Tuesday, January 31, 2012

Investing in Utility Stocks

Investors in utility stocks enjoyed terrific returns in 2011.

The sector provided the best returns in the S&P 500 last year, gaining almost +15% in price and a total return of nearly +20%, according to Merrill Lynch.

Utilities offer investors two major attractions:  high dividend yield and stable business models. 

Despite last year's strong run, the dividend yield of the utility group is still nearly 4%, or more than double the yield of the 10-year Treasury note.

The economy may expand or wane; the Fed may or may not act; and the euro may or may not survive;  but we will all turn on the lights and heat our homes and offices.

However, utilities now sport the second highest P/E ratio in the S&P, and many strategists are suggesting that the group may lag the broader market averages in 2012.

I had the chance to hear the thoughts of Dan Ford of Barclays Capital yesterday. Dan has been following the utility sector for a number of years, and is, in my opinion, one of the top utility analysts around.

Dan still likes his group, even at these valuations.  He notes that dividends remain very popular with investors. Growth & Income mutual funds have been receiving large inflows of cash, and these funds typically have been large buyers of utility stocks.  Finally, with the Fed due to keep interest rates low for another two years, high dividend yields from "boring" utility stocks should continue to be popular.

Still, Dan urged more selectivity in utility investing in 2012.  The largest regulated utility stocks (such as the Southern Company) are already trading at record P/E multiples, and offer less attraction than some of the smaller utility names, in Dan's opinion.  He likes such stocks as CMS Energy and Edison International, which are less widely followed but are solid franchises.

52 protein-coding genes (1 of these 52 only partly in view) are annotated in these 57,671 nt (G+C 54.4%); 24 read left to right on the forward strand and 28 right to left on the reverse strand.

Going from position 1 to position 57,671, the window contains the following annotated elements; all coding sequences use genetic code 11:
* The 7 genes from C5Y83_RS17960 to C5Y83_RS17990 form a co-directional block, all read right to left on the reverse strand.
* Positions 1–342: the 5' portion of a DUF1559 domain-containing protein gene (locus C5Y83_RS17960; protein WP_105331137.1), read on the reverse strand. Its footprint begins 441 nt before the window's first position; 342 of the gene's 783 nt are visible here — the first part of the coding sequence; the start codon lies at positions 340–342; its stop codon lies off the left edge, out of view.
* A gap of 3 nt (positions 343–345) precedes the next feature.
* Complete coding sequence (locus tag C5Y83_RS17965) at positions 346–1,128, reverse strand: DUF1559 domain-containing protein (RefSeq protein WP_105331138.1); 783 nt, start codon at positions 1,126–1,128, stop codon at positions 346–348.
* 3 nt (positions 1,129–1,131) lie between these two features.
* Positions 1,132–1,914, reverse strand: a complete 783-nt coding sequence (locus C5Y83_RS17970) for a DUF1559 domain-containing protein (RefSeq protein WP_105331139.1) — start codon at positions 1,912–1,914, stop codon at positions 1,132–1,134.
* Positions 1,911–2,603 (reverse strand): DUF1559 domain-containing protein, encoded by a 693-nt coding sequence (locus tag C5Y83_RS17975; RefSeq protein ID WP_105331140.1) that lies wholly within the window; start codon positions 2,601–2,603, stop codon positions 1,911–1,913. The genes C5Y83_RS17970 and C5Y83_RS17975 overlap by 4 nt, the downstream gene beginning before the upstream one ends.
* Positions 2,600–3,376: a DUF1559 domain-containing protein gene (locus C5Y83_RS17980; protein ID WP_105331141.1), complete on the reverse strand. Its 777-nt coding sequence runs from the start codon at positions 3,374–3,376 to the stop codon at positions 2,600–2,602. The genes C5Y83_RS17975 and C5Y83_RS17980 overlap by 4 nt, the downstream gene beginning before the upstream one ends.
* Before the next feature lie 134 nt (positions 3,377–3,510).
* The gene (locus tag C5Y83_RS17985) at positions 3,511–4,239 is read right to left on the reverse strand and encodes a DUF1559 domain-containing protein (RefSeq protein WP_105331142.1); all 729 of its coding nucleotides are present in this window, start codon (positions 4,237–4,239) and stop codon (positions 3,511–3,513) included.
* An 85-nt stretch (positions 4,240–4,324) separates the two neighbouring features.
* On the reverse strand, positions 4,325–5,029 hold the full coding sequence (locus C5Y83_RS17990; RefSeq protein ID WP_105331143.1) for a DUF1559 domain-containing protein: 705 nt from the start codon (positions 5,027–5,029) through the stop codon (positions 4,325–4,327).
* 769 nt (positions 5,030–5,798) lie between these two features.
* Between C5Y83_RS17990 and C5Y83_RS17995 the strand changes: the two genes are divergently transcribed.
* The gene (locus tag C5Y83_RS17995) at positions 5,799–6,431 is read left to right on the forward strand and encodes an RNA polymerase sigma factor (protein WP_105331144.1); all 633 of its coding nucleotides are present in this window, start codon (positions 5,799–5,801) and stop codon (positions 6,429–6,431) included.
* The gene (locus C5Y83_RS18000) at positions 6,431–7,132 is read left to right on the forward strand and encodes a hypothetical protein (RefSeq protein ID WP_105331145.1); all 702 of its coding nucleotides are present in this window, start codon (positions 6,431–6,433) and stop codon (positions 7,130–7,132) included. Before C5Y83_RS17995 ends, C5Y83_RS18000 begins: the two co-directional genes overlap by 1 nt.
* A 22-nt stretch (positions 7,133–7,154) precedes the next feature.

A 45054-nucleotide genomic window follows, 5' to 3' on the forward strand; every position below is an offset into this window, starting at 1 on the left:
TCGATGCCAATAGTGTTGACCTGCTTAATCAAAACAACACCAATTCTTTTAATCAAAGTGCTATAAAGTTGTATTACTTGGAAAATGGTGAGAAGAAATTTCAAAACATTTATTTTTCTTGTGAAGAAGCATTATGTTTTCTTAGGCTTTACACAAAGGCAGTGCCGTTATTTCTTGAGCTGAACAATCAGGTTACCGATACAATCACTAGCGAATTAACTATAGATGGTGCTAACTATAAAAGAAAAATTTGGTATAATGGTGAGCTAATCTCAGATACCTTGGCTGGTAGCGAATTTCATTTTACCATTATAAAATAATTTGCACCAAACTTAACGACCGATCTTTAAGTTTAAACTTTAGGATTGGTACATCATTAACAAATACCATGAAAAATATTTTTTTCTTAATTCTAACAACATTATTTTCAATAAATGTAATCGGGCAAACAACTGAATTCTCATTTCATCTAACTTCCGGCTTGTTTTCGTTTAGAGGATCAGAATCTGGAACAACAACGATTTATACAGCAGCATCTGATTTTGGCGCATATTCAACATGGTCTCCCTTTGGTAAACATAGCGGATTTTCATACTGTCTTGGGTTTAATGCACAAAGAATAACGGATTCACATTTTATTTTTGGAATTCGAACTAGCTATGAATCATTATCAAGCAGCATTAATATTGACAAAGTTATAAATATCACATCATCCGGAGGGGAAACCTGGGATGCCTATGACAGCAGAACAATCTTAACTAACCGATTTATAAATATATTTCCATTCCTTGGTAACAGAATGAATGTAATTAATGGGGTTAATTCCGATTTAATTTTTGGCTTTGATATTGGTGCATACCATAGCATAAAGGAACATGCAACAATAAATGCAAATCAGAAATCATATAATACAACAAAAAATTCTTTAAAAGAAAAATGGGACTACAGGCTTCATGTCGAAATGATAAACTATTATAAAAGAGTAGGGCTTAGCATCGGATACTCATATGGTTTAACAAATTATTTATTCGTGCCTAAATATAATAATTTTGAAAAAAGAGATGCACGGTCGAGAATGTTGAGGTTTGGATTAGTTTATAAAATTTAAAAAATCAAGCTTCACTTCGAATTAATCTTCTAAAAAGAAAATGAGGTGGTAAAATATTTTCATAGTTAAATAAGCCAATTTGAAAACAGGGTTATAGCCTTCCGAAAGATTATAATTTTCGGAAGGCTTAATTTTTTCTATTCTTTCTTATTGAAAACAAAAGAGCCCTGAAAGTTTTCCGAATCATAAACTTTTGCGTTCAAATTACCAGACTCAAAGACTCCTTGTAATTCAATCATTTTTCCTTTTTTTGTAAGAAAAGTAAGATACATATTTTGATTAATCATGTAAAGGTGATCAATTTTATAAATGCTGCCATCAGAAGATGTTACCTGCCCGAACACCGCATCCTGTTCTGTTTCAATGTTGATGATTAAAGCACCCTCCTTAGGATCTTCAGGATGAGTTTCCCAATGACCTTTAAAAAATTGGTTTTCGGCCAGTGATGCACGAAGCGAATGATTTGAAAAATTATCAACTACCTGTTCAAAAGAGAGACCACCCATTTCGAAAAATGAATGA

My question to Dan concerned rate cases.  With interest rates so low, and the economy still struggling, will regulators continue to grant rate cases to their utilities that allow returns of 10% to 12%?

Dan thinks they will.  He notes that most of the rate increases are still modest, and mostly related to infrastructure improvement.  His team went back more than 30 years, and have found almost no cases of regulators reducing allowable rates of return simply because of the prevailing interest rates.

The risks to the group this year mostly relate to interest rates.  While most - including me - believe that interest rates will remain stubbornly low in 2012, a sudden rise in interest rates could negatively impact the group.  Regulated utility returns have historically been very closely tied to interest rates, so a change in the credit markets could hit the group hard.

In other words, utility stocks remain a reasonable investment for this year.